German prosecutors said on Thursday they believed the copilot who crashed a Germanwings plane in the French Alps last week had searched on a computer for ways to commit suicide shortly before the crash, which killed 150 people.
In a statement, prosecutors in his home town of Duesseldorf said the computer, found in his home, also showed searches on cockpit doors and safety precautions related to them.
They said Andreas Lubitz had also “looked for information on ways to commit suicide” in computer searches that took place between March 16 and March 23, one day before the crash.
“On at least one day, the person had for several minutes undertaken searches related to cockpit doors and their safety precautions,” it added.
The disclosure feeds into an acceleration of the multiple investigations into the crash of the German airliner as police in the French Alps said they had found the plane’s second black box cockpit recorder.
The second black box, or flight data recorder, contains hundreds of parameters taken from the Airbus A320.
France’s BEA aviation investigators yesterday said that the second black box indicated that the copilot deliberately crashed the airplane.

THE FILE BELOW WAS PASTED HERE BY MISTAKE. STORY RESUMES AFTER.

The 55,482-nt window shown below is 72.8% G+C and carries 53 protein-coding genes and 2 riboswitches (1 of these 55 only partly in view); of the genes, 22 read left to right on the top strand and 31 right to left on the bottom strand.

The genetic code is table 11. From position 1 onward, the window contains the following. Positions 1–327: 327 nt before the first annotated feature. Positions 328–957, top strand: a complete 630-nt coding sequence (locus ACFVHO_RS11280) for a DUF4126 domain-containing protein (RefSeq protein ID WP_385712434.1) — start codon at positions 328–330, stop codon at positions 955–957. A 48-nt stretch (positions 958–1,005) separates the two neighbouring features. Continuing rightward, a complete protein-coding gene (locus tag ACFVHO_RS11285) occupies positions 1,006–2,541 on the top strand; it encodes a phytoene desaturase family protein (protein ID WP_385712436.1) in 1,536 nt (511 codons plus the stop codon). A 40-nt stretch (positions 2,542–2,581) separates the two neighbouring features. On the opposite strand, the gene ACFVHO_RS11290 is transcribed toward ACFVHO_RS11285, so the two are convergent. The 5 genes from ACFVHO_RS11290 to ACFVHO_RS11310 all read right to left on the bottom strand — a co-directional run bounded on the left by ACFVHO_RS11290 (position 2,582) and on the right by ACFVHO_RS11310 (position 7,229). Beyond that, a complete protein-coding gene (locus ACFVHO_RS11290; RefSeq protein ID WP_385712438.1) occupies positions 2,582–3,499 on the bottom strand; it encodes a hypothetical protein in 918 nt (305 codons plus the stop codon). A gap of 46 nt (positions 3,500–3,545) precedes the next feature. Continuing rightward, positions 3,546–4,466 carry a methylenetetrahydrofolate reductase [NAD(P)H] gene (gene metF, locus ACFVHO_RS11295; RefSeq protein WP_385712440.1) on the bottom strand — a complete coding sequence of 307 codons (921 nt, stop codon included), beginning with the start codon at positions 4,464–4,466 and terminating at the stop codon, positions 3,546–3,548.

“A first reading shows that the pilot in the cockpit used the automatic pilot to put the airplane on a descent towards an altitude of 100 feet,” the BEA investigation office said in a statement.
“Then several times the pilot modified the automatic pilot settings to increase the speed of the airplane as it descended,” it added.
Robin said on Friday last week that preliminary evidence from the cockpit voice recorder, which was quickly recovered from the scene, suggested that 27-year-old Lubitz crashed the jet on purpose after barricading himself at the controls.
Investigators are still trying to work out the motive for which Lubitz would lock the door and apparently deliberately steer the aircraft into a mountainside.
German daily Bild reported on Thursday that Lubitz had allegedly lied to doctors, telling them he was on sick leave rather than flying commercial planes.
Germanwings parent Lufthansa has come under pressure to explain what it knew about his condition.
It said this week that when Lubitz resumed pilot training in 2009, he provided the flight school with medical documents showing he had gone through a “previous episode of severe depression.”
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